Lidia Mirdita Tupeci: I was, I was an accountant. I was working. Then… they also had a problem, I know… it’s okay that they want education, I think education wants to count these nine years that they worked, right? They have to do it for everyone. I know, for example, my husband… they practiced in Dardania in basements. Police would follow them, he would come running to my job. They all suffered, not just the education. In ‘97 I think, I’m not sure, but I think in ‘97 Shota was in Switzerland. 

Kaltrina Krasniqi: So, the Albanians…

Lidia Mirdita Tupeci: They worked. Yes, yes. They didn’t quit, they worked under those conditions. Then, after the war he was sick. He was, he could stand on his own two feet but he wasn’t conscious for some things. I had to take care of him all the time, to see if he turned on the stove or something, I was like a guard to him. But good, he was very quiet, he wasn’t aggressive or anything. It didn’t come to that, how do I say, it didn’t come to the stage… the doctor said to me, “It can go to  Alzheimer’s.” But, it didn’t happen.

Kaltrina Krasniqi: Tell us how did you find out he had dementia?

Lidia Mirdita Tupeci: We noticed his behavior.

Kaltrina Krasniqi: Explain it a little.

Lidia Mirdita Tupeci: We noticed his behavior, he was quiet, but his behavior… For example, you stay here, you go there, you know, he didn’t know some things, or going out, he didn’t recognize Pristina anymore. When I talked to him I said, “Could you come to the center?” During the war I was alone with him, it was very hard.

Kaltrina Krasniqi: How was it?

Lidia Mirdita Tupeci: Wherever I went, I had to take him with me. If I went to buy bread, I had to take him with me. During the war, it was very hard. A guy came at 10:00 at night and wanted to ban us from our apartment. I said, “If you came to kill us, I won’t leave.” Where would you go at 10:00 at night? There was a commandant here at the school {shows with her hand} one hundred people would shoot. I said, “I won’t.” Later I found out that it was the neighbor from D2 [building in another neighborhood],  I didn’t recognize him and so on.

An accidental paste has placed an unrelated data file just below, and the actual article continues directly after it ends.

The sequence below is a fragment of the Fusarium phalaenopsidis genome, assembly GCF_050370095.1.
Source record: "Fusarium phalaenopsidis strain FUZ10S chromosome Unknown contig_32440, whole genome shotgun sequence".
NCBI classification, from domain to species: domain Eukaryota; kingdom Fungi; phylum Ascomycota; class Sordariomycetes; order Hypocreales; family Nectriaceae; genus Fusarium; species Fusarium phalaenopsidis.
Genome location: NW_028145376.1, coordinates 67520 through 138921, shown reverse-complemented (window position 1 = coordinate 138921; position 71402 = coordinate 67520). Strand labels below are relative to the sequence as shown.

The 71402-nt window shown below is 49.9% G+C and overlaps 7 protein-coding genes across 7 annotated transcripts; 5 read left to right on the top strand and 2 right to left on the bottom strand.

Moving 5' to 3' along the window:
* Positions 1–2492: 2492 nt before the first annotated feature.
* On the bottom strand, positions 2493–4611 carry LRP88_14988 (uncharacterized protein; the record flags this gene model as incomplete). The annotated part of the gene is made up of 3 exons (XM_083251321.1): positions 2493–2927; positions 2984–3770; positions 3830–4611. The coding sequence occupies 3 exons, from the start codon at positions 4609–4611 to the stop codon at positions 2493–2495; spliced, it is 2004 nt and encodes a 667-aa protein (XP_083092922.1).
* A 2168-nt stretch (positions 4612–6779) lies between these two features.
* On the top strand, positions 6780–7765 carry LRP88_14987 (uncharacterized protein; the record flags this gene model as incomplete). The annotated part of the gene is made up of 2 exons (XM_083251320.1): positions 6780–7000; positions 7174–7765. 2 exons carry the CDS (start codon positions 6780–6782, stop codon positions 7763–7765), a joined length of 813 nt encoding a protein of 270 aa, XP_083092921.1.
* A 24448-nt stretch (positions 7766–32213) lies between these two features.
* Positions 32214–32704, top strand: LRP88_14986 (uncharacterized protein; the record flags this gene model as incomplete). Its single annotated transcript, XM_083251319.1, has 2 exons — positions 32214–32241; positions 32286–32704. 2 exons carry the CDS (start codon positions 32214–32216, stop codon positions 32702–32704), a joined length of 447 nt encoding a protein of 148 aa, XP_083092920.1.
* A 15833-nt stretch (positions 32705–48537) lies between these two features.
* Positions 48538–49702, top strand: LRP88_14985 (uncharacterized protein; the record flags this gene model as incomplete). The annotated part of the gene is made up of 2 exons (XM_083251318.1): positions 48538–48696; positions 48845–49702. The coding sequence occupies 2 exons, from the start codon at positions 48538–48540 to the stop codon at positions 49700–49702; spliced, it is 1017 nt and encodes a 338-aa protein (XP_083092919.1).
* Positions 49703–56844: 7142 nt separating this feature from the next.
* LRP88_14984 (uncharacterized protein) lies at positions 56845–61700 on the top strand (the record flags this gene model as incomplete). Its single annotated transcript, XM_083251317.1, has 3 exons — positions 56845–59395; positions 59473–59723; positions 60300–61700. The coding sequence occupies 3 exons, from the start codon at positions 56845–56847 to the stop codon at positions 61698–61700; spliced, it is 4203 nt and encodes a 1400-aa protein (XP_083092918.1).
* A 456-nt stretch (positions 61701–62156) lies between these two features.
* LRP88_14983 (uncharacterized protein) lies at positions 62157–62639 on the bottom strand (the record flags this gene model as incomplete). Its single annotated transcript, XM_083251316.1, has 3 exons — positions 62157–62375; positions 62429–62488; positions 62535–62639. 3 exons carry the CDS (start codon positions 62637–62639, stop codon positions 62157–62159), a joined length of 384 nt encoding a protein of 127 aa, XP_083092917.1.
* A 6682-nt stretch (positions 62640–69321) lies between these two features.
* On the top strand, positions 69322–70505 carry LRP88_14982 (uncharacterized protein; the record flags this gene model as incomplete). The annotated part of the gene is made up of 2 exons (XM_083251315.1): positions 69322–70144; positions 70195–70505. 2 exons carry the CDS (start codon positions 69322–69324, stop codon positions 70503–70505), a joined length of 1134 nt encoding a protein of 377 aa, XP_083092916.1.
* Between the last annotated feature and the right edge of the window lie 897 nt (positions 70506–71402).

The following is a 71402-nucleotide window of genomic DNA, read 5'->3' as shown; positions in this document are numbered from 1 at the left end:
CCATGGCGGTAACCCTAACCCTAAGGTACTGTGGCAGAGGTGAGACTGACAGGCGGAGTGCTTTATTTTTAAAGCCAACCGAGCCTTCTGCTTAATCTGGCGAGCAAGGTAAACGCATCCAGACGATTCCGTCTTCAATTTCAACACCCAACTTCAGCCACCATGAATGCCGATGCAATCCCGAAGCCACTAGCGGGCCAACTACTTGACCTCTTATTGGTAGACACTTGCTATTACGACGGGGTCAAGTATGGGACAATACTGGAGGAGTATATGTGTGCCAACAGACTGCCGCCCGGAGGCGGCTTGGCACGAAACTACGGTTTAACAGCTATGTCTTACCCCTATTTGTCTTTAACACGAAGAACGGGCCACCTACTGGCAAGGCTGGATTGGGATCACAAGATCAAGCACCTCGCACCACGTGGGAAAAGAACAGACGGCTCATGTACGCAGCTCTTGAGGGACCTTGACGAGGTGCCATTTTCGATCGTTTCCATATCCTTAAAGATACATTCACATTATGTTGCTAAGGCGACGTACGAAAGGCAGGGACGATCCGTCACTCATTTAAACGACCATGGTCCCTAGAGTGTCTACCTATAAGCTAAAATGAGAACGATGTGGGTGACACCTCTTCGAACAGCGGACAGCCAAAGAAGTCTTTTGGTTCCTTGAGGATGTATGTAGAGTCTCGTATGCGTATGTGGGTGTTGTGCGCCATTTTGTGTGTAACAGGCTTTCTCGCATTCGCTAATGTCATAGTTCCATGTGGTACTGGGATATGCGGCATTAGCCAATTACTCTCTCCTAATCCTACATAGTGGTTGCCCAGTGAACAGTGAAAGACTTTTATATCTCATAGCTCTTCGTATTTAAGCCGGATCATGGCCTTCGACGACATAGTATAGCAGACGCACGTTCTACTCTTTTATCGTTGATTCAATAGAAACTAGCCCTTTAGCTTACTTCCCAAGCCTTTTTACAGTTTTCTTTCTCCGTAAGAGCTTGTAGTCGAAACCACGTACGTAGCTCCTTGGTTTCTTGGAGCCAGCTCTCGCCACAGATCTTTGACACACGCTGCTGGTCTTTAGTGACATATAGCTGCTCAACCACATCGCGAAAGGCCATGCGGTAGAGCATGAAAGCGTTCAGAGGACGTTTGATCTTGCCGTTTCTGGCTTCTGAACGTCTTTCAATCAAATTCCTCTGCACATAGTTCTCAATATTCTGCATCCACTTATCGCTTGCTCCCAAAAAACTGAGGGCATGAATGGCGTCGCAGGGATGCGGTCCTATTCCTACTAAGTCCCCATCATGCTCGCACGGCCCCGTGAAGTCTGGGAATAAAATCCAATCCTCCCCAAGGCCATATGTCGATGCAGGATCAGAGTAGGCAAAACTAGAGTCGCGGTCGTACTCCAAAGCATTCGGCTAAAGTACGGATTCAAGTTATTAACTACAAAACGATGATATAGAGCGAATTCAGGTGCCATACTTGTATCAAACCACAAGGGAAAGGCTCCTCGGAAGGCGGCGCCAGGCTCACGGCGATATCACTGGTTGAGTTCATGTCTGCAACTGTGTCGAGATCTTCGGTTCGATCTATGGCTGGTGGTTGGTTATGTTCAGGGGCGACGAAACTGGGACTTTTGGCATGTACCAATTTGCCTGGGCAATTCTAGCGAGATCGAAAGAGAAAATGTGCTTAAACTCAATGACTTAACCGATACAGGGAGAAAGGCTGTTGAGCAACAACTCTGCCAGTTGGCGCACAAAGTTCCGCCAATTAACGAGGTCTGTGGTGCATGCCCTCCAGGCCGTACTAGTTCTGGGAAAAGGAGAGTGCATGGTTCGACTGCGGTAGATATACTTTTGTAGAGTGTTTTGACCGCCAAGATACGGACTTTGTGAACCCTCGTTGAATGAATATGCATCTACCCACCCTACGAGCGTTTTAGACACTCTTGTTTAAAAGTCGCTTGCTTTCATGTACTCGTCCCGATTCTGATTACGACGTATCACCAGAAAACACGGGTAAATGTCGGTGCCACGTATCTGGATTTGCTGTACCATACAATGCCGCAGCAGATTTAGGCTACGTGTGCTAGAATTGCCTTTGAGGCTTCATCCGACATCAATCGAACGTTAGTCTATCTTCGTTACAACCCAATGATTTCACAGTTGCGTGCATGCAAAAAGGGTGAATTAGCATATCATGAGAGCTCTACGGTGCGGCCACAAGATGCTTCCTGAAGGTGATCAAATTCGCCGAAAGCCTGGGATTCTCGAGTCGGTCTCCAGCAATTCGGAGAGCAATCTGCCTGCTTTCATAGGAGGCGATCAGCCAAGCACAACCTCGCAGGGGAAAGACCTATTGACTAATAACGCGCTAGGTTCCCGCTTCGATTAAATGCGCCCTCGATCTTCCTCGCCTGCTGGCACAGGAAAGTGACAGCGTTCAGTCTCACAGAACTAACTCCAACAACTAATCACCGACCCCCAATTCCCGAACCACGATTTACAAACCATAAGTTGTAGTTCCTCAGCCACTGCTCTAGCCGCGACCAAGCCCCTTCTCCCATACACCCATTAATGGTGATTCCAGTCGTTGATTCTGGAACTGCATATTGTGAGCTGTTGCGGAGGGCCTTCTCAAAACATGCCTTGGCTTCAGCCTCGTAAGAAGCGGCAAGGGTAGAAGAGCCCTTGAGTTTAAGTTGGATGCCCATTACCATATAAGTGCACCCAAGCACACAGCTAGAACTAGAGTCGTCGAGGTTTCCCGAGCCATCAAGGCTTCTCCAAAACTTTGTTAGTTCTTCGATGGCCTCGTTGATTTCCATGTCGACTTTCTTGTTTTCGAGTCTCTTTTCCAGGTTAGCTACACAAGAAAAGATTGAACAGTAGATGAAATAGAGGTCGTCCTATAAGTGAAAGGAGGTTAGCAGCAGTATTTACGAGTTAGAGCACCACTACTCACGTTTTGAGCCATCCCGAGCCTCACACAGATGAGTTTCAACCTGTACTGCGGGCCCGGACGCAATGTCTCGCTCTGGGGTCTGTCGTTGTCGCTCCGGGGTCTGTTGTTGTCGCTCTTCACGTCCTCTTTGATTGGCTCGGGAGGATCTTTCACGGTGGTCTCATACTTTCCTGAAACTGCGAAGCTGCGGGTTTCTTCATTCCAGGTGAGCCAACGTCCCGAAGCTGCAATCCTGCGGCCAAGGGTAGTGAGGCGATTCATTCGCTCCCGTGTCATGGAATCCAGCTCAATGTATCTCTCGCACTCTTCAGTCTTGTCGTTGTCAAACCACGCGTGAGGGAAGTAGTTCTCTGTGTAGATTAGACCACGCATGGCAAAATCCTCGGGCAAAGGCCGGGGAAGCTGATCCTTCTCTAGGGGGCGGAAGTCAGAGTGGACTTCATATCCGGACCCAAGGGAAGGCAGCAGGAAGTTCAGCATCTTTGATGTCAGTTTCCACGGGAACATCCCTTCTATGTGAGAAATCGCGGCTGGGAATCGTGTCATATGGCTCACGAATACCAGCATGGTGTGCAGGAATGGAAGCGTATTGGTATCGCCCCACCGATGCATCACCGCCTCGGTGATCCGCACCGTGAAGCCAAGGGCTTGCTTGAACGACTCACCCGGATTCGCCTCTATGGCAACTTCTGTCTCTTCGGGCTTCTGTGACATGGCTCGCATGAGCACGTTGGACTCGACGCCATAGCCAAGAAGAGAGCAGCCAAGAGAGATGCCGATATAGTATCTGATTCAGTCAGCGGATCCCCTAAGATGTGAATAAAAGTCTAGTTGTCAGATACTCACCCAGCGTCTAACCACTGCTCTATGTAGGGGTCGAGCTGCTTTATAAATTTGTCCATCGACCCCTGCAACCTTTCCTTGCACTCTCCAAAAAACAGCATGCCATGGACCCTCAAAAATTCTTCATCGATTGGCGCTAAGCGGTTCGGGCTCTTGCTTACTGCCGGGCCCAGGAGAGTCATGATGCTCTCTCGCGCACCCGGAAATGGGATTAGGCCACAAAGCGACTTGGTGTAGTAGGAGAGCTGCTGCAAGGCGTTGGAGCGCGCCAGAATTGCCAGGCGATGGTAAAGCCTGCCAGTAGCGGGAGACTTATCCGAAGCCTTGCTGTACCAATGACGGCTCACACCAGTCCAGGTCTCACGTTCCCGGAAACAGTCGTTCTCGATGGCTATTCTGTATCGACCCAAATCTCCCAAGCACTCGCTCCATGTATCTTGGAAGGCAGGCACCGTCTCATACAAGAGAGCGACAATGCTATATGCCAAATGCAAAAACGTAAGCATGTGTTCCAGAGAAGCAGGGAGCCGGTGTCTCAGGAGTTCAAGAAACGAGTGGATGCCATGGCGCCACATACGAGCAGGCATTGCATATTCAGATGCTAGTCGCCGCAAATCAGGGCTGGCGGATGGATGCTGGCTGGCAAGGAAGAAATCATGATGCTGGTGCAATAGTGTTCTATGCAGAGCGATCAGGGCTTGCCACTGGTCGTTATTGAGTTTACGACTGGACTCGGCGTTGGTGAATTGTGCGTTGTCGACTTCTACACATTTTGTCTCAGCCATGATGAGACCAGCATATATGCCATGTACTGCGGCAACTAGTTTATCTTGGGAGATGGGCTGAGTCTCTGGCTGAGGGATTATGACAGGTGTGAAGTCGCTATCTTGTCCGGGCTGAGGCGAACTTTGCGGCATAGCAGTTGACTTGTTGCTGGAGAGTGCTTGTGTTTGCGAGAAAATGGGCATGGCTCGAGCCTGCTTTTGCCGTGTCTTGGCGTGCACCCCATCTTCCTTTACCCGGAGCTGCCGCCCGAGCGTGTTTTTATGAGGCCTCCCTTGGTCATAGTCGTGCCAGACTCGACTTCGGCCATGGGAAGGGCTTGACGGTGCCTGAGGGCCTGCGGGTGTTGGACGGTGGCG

Kaltrina Krasniqi: Was he Serbian?

Lidia Mirdita Tupeci: Yes, yes during the war. 

Kaltrina Krasniqi: Tell about the atmosphere in Ulpiana during that time, and how was it for you?

Lidia Mirdita Tupeci: Horrible. There was always a certain time we could go out. Once we went behind the post office, they would give away bread, there would be a line. When your turn would come, there was no bread. You go home. Well, it was like this. Once seven or eight soldiers came to our door, they came to look around inside and said, “Are there some people from Drenas, from Podujeva, from…” Then, the policewoman came… a neighbor of mine, he was a really good man, he said, “Lida, if they have badges, they’re legit, if they don’t…” But how can you know?

They came to my door and I was looking at them, he said, “What are you looking at?” I said, “I am looking at your badges.” You know, it’s very weird. When they come to your door, what can you do? So like this, once a man came, maybe he had the wrong name, he just asked me for my name. I opened the door, one was a civilian, the other was policemen, they asked, “What’s your name?” I said, “Lidia.” They say, “Thank you, have a good day!” (laughs).

Maybe this saved me, I don’t know why they came. They came all the time. They went and took my neighbor’s money and gold jewelry. It didn’t happen to me, they just came like that one time, but it was hard. I got medical supplies for my husband, I bought them before, I couldn’t have bought them during the war. It was very hard because he smoked cigarettes. I went to the market, one pack of cigarettes cost 4 marks, but I had to buy them. He smoked, what could I do. 

Kaltrina Krasniqi: How would you get daily food supplies?

Lidia Mirdita Tupeci: I had some food in the freezer. Our friends helped. We helped each other when we needed something. I had, after the war started, four or five days after, I had ten or eleven people in my apartment. A friend of mine came, she came with her family, they left from Fushë Kosova, they stayed with me for two weeks. Then the neighbor downstairs, he had… he wanted to leave but couldn’t. He wanted to go to Tetovo I think, he stayed at the border for a week… he had a baby, his daughter was two-and-a-half years old. When he came back, he said, “Can we sleep here?” Because they were sacred, they lived on the ground floor. He said here for six weeks, and so on.